(Edwin Rios. “Bullying in Schools Is Out of Control Since Election Day.” Mother Jones. November 16, 2016.)

Hate Speech

Afro-Americans, Latinos, Muslims, Jews, Asians, women, gays, lesbians, transgenders – Trump has slandered them all with vicious verbal attacks in the name of fighting against political correctness. Taking his hatred to heart, bigots and racists are mounting new campaigns they believe have the support of the president-elect.

For example, at Texas State University, police confirmed they are investigating reports of threatening fliers posted on campus by alleged supporters of president-elect Donald Trump.
The fliers depict men in camouflage, wielding guns and an American flag. They appeared in men’s restrooms throughout Texas State University: “Now that our man Trump is elected,” they said. “Time to organize tar and feather vigilante squads and go arrest and torture those deviant university leaders spouting off that diversity garbage.”

(Caitlin Dickerson and Stephanie Saul. “Campuses Confront Hostile Acts Against Minorities After Donald Trump’s Election.” The New York Times. November 10, 2016.)

In addition to hyping up race- and gender-based harassment and abuse, Trump’s campaign rhetoric has put many immigrants in fear of being deported or having members of their families abducted by the state.

The Protests

Donald Trump won the election in the Electoral College, but he did not win the popular vote. The nation remains divided. Many people still do not trust him or his appointed cabinet to lead the nation. Although now he tells his supporters to stop spreading hatred, those same supporters tell opponents to “suck it up, buttercup,” as if those who still question Trump must respond upon command. In truth, Trump and his proponents cannot easily undo the damage caused by their vicious remarks.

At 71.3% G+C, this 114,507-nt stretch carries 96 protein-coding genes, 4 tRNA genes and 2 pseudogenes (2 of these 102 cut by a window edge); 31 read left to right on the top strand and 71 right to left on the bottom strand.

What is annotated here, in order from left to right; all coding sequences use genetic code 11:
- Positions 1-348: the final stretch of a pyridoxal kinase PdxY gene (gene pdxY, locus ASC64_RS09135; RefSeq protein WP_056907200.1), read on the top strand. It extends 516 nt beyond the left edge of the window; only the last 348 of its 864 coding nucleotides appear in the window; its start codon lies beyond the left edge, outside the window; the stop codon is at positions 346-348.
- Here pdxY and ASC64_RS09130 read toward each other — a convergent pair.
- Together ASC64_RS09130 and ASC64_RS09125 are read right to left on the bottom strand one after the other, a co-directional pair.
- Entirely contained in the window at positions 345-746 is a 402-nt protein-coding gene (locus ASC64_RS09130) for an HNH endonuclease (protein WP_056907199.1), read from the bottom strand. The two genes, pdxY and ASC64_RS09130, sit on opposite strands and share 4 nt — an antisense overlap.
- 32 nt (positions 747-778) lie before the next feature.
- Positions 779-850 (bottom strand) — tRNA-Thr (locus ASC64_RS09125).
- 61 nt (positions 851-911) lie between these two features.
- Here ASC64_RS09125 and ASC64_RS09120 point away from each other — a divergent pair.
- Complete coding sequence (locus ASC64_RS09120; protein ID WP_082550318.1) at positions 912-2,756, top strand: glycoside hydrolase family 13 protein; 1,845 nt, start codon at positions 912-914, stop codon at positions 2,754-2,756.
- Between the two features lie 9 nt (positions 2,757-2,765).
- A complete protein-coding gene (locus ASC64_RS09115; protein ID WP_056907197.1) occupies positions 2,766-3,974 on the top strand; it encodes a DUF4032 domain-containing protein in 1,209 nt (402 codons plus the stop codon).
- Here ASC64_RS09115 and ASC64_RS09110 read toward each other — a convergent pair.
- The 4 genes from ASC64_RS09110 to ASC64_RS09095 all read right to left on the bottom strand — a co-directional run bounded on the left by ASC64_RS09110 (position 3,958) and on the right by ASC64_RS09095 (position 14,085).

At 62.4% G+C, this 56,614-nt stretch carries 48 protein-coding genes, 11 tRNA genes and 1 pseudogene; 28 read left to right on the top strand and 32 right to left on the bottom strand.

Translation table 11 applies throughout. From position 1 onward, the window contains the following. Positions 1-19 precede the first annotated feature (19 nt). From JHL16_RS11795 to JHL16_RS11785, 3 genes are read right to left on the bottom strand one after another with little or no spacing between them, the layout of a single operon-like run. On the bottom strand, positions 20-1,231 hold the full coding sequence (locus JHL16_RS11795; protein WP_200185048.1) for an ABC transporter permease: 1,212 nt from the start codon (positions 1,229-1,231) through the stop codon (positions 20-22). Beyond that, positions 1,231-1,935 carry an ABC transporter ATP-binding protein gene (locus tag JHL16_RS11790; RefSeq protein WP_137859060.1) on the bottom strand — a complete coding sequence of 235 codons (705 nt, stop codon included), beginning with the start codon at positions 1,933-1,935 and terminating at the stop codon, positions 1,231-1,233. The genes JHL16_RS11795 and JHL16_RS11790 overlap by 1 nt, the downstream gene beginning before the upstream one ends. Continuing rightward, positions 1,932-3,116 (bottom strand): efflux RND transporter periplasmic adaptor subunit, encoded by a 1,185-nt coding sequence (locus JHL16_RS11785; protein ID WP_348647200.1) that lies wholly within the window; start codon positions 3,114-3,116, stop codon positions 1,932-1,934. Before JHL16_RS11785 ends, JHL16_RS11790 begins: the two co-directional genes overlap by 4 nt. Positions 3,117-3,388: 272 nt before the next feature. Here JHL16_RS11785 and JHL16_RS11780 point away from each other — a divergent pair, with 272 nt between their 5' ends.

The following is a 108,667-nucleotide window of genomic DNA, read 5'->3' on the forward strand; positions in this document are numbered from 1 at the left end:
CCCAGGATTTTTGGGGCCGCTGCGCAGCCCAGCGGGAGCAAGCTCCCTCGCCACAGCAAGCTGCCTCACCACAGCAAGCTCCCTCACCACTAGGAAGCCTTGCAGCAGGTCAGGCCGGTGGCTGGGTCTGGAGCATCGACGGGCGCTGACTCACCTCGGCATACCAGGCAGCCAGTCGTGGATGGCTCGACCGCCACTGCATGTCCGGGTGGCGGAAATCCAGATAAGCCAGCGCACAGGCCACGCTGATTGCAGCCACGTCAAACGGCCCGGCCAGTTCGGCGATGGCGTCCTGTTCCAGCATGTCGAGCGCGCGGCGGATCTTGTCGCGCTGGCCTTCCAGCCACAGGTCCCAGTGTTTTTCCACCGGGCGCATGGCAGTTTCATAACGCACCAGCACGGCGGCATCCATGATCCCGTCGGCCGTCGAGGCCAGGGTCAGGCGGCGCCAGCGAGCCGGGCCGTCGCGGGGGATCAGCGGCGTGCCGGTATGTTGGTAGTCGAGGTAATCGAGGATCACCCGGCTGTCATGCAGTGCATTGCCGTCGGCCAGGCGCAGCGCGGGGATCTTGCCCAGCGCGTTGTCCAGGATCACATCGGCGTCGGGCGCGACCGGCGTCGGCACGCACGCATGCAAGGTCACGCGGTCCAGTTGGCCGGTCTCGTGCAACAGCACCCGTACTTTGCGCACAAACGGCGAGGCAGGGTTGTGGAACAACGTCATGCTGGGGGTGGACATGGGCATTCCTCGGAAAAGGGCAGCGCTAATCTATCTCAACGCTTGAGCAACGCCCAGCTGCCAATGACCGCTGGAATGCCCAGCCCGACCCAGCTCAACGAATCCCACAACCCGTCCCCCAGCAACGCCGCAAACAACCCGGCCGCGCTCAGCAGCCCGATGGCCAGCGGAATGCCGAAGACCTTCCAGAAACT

In the face of those who call them “thugs” and “criminals,” students positively engage in the process of peaceful protest against a Trump presidency. They have many legitimate reasons for expressing unrest. As they assemble to draw attention to their cause, they put real faces and important voices in action. Their protests invite persuasion and encourage change.

Senator Bernie Sanders says …

“People are angry. People are upset. And they want to express their point of view that they are very frightened, in very, very strong disagreement with Mr Trump, who has made bigotry the cornerstone of his campaign.

“I think that people are saying, ‘Mr Trump, we have come too far in this country fighting discrimination and bigotry. We’re not going back. And if you’re going to continue that effort, you’re going to have to take us on.’”

(Shehab Kahn. “Bernie Sanders supports anti-Donald Trump protests: 'People are angry.'” The Independent. November 14, 2016.)

Soon, the oath of office will be administered by Chief Justice John Roberts, a fellow-Republican whom Trump has described as a “disaster” and a “nightmare” because of the Supreme Court’s rulings to uphold the Affordable Care Act. So, don't expect the protests to end anytime soon. Trump will face many others whom he lambasted with cruel and unusual ferocity. His words will haunt him as he keeps calling upon these people to unify behind his leadership.